Mix ingredients in a quart-size zipper-lock bag. Yield: 2 cups.

Chef: Patricia Armstrong; Naperville, Illinois

“Gorp as I make it,” explains Patricia Armstrong, “combines three basic types of ingredients in a confusing array of varieties and binds them together with a chocolaty matrix. Here’s how:

Our testers thought this cranberry option was a winner. “I love the crunchies inside the chocolate bar. It’s like a new experience with each bite,” raved one tester. It’s best for cooler trips so it doesn’t experience meltdown.

Chop nuts and dried fruit and place in a large dish. Add coconut, oats, wheat germ, Grape Nuts, sunflower seeds, sesame seeds, and mix well. Melt chips and molasses in a double boiler, then pour over mixture. Mix well and press into a cookie sheet. Cool and cut into 2-by-4-inch chunks. Wrap in plastic wrap or foil; freeze or store until ready to use. Yield: 9 squares.

Chef: Donna C. Zimm; Duluth, Minnesota

“A veritable berry-fest,” enthused one editor, but after a few days in our packs, this mixture started to lose its visual appeal. That’s when we stirred it into our oatmeal and discovered the true calling of this fruity gorp: to add punch and pizzazz to blah bowls of morning gruel. And darn it if it ain’t good for you. “This gorp is for all the fans of Rice Krispies Treats,” creator Donna Zimm says, “but it’s high in fiber, low in sugar, and made from all-natural ingredients.”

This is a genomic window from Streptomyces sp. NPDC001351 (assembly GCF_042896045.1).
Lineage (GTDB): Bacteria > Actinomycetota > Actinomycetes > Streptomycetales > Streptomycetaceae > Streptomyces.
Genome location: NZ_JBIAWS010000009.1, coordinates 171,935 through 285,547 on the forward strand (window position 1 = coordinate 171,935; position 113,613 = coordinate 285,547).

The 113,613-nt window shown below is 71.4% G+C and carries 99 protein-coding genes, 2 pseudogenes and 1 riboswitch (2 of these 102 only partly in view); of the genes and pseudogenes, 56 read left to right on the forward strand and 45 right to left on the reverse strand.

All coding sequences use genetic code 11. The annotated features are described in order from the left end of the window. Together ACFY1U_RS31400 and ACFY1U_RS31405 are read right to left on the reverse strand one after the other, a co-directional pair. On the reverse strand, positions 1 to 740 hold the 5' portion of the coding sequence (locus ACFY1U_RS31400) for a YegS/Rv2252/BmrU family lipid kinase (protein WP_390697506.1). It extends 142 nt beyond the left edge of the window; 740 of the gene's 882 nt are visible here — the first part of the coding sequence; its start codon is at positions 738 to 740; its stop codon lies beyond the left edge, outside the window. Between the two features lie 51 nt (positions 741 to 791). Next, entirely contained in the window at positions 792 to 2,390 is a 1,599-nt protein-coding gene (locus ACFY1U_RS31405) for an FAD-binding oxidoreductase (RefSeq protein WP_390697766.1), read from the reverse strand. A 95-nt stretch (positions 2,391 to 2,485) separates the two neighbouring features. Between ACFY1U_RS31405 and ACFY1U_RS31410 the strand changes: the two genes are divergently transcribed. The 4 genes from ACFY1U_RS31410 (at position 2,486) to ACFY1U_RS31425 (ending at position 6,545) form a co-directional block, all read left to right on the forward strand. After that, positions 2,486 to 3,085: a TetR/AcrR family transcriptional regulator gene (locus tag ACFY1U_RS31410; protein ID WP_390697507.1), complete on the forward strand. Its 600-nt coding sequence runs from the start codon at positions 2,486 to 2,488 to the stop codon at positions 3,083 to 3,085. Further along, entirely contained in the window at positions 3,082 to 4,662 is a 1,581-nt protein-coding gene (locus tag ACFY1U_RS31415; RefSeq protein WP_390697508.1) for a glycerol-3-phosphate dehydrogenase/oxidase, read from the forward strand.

Melt the butter in a saucepan. Add the marshmallows, and stir until melted. Add the crisp rice cereal and cooked wild rice and mix well. While the mixture is still warm, pinch off 1/2-inch bits and allow them to dry on a cookie sheet. Mix 4 cups of these rice crumbles with the rest of the ingredients. Yield: 8 cups.

Chef: Ken Horstman;Terre Haute, Indiana

“Fritos in gorp! What an interesting combination,” said one tester. And chef Ken Horstman has good reason to use this unique ingredient. “I can’t eat nuts,” he says, “so I use Fritos for the salty part.”

Mix ingredients in a zipper-lock bag. Yield: 13/4 pounds.

Chef: Lisa M. Johnson; Citrus Heights, California

This sounds very similar to the original, but it has a different taste. “I’m not a fan of milk chocolate, so the semi-sweet chips make it taste more like a dark chocolate mix,” commented one picky tester.

Mix ingredients in a zipper-lock bag.

Chef: Wayne Limberg;Arlington, Virginia

“You’ve been planning for weeks and are halfway to the trailhead when you suddenly remember that you left the gorp at home,” Wayne Limberg recounts from experience. “Don’t panic. The ingredients for the mix below can be found at any convenience store and result in a more-than-acceptable gorp.” Acceptable, indeed. Just the right combination of crunchy-chewy-salty, said our testers.

Chef: Tania Brown;Kanab, Utah

If you thought eating vegan meant gnawing on bark, wait ’til you get a load of this mix. “Crunchy, sweet, salty, and free of animal-derived products. It tames hunger quickly, but doesn’t leave you with that brick-in-your-stomach feeling like some trail mixes,” said one tester. Tania Brown developed the recipe and uses it to introduce others to a healthy diet. “I meet people who want to adopt a health-conscious menu and don’t know where to start. Usually, I find these people with candy bars, MSG-coated, artificially flavored snack chips, and guilty looks,” Brown says.

Mix ingredients in a zipper-lock bag. Yield: 4 pounds.